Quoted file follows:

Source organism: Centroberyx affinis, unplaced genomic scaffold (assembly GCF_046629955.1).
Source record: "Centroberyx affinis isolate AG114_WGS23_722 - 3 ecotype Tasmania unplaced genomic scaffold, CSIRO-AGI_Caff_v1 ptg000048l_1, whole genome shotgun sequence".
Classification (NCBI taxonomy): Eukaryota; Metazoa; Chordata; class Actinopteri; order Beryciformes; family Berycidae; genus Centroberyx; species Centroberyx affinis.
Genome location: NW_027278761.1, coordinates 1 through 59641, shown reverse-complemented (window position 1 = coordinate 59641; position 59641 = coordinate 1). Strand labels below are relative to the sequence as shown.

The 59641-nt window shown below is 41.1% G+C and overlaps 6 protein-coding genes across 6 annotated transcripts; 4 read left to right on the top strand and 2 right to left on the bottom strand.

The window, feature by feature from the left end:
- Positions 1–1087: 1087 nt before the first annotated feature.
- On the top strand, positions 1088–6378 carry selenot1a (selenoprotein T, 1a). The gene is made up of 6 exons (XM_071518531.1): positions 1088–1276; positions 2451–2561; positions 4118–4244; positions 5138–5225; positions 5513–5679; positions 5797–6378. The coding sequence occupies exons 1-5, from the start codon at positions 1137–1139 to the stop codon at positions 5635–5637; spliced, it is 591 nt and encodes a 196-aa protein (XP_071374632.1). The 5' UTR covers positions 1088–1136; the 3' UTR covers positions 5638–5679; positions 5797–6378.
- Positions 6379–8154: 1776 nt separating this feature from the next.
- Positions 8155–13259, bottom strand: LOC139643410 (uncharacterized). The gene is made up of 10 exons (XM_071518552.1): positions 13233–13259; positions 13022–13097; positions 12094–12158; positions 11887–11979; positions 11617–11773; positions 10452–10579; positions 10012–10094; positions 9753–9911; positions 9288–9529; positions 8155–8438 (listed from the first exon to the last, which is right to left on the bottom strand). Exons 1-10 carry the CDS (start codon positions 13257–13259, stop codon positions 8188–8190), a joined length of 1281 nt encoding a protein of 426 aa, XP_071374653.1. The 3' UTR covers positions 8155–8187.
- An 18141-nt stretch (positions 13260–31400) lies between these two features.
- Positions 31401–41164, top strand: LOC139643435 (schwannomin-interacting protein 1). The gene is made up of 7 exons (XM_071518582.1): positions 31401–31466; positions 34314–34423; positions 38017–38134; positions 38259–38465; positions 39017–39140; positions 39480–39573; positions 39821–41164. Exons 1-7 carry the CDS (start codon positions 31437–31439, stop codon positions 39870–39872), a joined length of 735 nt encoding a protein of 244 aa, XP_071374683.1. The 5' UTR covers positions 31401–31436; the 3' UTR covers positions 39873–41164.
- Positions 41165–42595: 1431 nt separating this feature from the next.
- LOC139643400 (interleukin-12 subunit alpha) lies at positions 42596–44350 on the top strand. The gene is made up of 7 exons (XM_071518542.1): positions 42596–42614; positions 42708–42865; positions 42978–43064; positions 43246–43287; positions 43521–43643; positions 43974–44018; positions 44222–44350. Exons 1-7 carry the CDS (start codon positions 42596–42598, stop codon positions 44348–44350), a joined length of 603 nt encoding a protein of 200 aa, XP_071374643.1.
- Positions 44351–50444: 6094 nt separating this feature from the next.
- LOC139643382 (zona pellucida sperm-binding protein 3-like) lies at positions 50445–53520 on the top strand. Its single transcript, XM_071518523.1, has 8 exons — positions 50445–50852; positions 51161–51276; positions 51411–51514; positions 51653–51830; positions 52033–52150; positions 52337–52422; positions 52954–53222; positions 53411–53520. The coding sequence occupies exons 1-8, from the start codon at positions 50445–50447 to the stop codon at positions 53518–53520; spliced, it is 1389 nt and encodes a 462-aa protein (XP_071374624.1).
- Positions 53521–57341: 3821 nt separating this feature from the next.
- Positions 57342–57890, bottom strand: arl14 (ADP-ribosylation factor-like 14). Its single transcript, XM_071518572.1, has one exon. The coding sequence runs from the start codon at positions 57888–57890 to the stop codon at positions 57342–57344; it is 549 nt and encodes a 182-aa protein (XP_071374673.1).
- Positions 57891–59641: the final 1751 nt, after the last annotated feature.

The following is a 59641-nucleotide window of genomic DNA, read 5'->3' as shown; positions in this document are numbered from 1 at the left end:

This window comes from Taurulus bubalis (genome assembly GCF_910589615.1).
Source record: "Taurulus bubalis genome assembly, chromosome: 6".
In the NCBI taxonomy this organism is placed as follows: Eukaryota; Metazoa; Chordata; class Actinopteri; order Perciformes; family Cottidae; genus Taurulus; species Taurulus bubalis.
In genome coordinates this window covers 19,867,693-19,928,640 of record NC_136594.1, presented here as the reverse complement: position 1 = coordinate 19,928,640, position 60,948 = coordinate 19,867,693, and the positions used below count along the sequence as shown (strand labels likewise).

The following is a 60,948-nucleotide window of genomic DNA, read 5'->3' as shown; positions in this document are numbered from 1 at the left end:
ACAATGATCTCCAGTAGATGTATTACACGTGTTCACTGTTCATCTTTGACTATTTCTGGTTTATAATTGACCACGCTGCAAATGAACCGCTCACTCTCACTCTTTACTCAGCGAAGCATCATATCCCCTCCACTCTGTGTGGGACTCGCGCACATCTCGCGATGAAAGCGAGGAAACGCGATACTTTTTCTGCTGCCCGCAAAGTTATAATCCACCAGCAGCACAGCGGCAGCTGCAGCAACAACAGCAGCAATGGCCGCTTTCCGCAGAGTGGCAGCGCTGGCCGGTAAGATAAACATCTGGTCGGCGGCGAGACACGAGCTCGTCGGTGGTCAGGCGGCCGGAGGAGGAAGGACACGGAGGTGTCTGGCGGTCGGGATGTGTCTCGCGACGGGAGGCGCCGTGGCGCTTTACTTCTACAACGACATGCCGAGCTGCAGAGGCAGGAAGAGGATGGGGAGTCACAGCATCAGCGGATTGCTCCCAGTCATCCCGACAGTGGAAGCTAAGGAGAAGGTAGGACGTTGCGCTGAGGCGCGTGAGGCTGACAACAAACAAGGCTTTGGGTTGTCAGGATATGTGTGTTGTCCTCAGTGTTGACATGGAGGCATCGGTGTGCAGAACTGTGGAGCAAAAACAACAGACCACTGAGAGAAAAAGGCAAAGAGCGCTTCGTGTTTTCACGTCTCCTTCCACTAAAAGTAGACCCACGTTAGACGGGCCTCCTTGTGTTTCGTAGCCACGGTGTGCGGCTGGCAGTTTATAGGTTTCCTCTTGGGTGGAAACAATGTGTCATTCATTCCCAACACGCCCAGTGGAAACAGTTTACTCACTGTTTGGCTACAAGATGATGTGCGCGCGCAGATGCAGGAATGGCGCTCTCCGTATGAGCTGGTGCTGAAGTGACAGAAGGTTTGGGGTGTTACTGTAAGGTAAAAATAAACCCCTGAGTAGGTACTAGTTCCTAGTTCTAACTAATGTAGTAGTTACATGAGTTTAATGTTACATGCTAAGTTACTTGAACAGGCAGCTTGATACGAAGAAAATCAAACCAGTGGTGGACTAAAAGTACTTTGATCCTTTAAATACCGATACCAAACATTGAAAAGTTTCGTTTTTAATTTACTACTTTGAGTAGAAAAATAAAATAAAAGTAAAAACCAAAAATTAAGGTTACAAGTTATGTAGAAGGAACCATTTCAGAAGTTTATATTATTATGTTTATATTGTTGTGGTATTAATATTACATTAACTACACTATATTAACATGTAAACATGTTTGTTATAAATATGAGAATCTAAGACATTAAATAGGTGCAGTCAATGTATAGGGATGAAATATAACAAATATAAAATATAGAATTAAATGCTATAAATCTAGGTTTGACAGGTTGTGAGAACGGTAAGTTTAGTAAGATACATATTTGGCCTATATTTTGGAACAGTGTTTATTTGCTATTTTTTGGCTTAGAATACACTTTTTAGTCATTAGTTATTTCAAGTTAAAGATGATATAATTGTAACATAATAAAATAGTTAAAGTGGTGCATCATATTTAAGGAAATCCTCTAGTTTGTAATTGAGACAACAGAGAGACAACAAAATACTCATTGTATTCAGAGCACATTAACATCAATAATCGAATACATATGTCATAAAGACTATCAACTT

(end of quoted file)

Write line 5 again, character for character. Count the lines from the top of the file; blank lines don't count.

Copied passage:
The 59641-nt window shown below is 41.1% G+C and overlaps 6 protein-coding genes across 6 annotated transcripts; 4 read left to right on the top strand and 2 right to left on the bottom strand.